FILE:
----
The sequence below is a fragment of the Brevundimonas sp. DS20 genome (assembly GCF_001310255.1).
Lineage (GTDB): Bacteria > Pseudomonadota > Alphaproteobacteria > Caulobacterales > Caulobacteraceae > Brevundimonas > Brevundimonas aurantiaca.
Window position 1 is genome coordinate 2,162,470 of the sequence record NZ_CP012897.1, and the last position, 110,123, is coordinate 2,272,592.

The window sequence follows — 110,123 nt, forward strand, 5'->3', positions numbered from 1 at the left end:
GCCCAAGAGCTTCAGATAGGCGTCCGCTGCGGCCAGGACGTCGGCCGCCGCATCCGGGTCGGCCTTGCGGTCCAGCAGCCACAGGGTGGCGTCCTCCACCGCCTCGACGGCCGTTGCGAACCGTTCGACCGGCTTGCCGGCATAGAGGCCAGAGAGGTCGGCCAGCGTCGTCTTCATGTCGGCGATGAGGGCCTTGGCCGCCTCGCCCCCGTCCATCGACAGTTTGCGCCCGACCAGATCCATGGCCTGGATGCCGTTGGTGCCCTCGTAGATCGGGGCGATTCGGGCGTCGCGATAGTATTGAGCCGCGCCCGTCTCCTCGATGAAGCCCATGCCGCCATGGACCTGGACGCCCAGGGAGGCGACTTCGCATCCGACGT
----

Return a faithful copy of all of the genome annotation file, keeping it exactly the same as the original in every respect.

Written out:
The sequence below is a fragment of the Brevundimonas sp. DS20 genome (assembly GCF_001310255.1).
Lineage (GTDB): Bacteria > Pseudomonadota > Alphaproteobacteria > Caulobacterales > Caulobacteraceae > Brevundimonas > Brevundimonas aurantiaca.
Window position 1 is genome coordinate 2,162,470 of the sequence record NZ_CP012897.1, and the last position, 110,123, is coordinate 2,272,592.

The window sequence follows — 110,123 nt, forward strand, 5'->3', positions numbered from 1 at the left end:
GCCCAAGAGCTTCAGATAGGCGTCCGCTGCGGCCAGGACGTCGGCCGCCGCATCCGGGTCGGCCTTGCGGTCCAGCAGCCACAGGGTGGCGTCCTCCACCGCCTCGACGGCCGTTGCGAACCGTTCGACCGGCTTGCCGGCATAGAGGCCAGAGAGGTCGGCCAGCGTCGTCTTCATGTCGGCGATGAGGGCCTTGGCCGCCTCGCCCCCGTCCATCGACAGTTTGCGCCCGACCAGATCCATGGCCTGGATGCCGTTGGTGCCCTCGTAGATCGGGGCGATTCGGGCGTCGCGATAGTATTGAGCCGCGCCCGTCTCCTCGATGAAGCCCATGCCGCCATGGACCTGGACGCCCAGGGAGGCGACTTCGCATCCGACGT